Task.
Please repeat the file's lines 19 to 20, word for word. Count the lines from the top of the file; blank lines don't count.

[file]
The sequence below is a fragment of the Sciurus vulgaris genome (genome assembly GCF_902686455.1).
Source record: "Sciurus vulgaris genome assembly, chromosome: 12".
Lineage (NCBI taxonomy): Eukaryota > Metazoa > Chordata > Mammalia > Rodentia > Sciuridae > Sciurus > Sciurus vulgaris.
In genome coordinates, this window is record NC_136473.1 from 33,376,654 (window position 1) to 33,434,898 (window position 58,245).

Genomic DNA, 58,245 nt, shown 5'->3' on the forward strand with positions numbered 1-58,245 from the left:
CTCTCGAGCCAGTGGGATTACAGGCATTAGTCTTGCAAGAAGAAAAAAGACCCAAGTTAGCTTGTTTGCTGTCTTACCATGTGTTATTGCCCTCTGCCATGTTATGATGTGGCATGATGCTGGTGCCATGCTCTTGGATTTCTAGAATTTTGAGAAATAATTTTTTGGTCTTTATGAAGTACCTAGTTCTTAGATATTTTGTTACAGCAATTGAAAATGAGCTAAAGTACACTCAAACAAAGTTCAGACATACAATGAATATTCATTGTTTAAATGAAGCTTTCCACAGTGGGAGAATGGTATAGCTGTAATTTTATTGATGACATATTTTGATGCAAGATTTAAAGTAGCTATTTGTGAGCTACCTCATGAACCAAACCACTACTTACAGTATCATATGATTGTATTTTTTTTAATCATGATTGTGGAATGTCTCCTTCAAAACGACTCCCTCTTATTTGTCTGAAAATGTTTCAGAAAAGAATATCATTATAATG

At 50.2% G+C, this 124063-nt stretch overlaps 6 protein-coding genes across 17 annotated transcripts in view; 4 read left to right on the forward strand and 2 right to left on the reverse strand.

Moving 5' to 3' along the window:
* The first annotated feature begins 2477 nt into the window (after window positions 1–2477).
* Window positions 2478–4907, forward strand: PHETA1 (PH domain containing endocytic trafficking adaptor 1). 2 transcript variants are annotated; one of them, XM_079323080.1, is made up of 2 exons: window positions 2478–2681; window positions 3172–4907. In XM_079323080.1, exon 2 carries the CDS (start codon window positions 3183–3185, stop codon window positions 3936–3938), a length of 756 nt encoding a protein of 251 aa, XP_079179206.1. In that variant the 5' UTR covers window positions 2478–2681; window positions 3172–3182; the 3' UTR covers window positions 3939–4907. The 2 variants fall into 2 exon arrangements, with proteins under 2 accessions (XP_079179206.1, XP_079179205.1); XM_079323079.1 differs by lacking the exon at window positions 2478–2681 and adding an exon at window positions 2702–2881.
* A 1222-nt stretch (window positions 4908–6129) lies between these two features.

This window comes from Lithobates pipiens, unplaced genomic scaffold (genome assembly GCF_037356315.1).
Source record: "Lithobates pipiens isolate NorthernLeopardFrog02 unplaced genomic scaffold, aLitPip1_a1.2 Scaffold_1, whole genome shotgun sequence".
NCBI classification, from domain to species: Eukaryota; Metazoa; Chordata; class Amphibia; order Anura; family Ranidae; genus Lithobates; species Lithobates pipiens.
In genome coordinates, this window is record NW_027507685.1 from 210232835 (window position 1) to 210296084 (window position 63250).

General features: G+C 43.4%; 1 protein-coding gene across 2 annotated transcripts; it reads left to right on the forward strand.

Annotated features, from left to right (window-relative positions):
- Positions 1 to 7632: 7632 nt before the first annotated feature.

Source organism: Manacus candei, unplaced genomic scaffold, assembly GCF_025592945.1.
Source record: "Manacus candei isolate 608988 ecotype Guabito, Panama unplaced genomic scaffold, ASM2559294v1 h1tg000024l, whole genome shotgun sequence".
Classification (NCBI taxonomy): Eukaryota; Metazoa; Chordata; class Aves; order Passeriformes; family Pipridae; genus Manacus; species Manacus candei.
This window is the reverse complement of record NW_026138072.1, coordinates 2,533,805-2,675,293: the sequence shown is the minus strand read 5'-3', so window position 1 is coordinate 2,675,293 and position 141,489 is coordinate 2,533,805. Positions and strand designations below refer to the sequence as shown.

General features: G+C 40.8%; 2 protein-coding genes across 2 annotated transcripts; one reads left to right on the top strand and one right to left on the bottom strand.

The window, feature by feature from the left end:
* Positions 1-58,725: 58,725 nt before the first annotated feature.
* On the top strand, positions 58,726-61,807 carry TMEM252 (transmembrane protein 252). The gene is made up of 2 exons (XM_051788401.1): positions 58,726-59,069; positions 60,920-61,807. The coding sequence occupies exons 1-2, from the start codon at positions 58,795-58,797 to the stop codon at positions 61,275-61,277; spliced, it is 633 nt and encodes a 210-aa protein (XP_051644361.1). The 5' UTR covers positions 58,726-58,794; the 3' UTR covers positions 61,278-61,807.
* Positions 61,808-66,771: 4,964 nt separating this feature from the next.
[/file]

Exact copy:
Source organism: Manacus candei, unplaced genomic scaffold, assembly GCF_025592945.1.
Source record: "Manacus candei isolate 608988 ecotype Guabito, Panama unplaced genomic scaffold, ASM2559294v1 h1tg000024l, whole genome shotgun sequence".